Another interesting thing about Abel: he can rap. “I like music with a message,” he says. He uses his skills to write raps about things he has been through in life, and also about the union. Listen to one of Abel’s latest raps about FLOC here (in Spanish).
Abel is slowly working toward his goal of one day not having to return to the US to work. He is building a house in Mexico, and each year when he finishes a season in North Carolina, he is able to build a little more of his house. “Eventually, I’d like to be able to stay in Mexico with my family, and have my own house. I want my daughter to be able to finish school, and someday I’d like to start my own business.”
But while he’s here each year, Abel is determined to see the union flourish and be a part of improving conditions for all farmworkers. “FLOC is part of my life. I’m so grateful. And I am with the union until the end.”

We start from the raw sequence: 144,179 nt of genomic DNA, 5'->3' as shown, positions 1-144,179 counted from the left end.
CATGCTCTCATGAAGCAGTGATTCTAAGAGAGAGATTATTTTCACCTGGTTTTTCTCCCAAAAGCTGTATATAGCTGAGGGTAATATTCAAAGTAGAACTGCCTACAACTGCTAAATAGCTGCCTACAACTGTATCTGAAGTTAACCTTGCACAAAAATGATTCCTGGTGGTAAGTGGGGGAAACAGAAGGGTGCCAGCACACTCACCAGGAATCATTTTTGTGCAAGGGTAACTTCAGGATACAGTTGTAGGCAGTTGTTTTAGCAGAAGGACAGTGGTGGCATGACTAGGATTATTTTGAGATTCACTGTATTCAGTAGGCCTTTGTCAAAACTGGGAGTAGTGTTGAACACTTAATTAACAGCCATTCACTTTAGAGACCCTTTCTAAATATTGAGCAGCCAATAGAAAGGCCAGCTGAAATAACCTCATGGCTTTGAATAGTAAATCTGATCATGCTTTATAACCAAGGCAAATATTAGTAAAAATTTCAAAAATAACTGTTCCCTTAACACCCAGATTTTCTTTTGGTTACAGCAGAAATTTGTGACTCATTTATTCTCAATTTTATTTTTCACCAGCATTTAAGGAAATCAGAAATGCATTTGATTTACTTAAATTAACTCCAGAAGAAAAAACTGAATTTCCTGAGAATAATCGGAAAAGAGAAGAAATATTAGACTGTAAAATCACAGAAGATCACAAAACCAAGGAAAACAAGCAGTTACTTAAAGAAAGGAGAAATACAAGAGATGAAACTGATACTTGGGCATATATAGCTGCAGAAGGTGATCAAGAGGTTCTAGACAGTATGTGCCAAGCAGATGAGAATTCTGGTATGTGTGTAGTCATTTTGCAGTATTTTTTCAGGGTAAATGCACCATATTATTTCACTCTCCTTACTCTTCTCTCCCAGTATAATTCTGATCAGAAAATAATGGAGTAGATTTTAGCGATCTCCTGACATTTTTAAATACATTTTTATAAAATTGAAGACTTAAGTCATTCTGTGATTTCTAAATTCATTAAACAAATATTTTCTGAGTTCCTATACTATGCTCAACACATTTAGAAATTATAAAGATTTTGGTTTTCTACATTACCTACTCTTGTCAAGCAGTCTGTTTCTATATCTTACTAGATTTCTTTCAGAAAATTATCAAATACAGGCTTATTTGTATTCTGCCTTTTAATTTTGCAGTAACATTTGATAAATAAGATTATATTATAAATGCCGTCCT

The FLOC Homies Union is not just a job, it is a social justice movement!
If you are interested in applying to be in the Employment Readiness and Youth Empowerment Program, you should take some time to read about FLOC & FLOC Homies Union on this website before you begin filling out your application. Do your research, because it is required that you know who we are for you to have a successful interview.
In addition to your application you will need to send us a brief 1-2 minute video explaining what social justice means to you personally in regards to your culture and identity whatever that may be and include an example from your life. [ADD HOW TO SEND VIDEOS]
Social Justice imposes on each of us, including you, a personal responsibility to work with others to determine, decide and fight injustices collectively to make the changes you want to see within you, your family, community, police, school, and workplace. If you are under the age of 18, please have your parent/guardian give you permission to send us your brief video in the beginning of your video.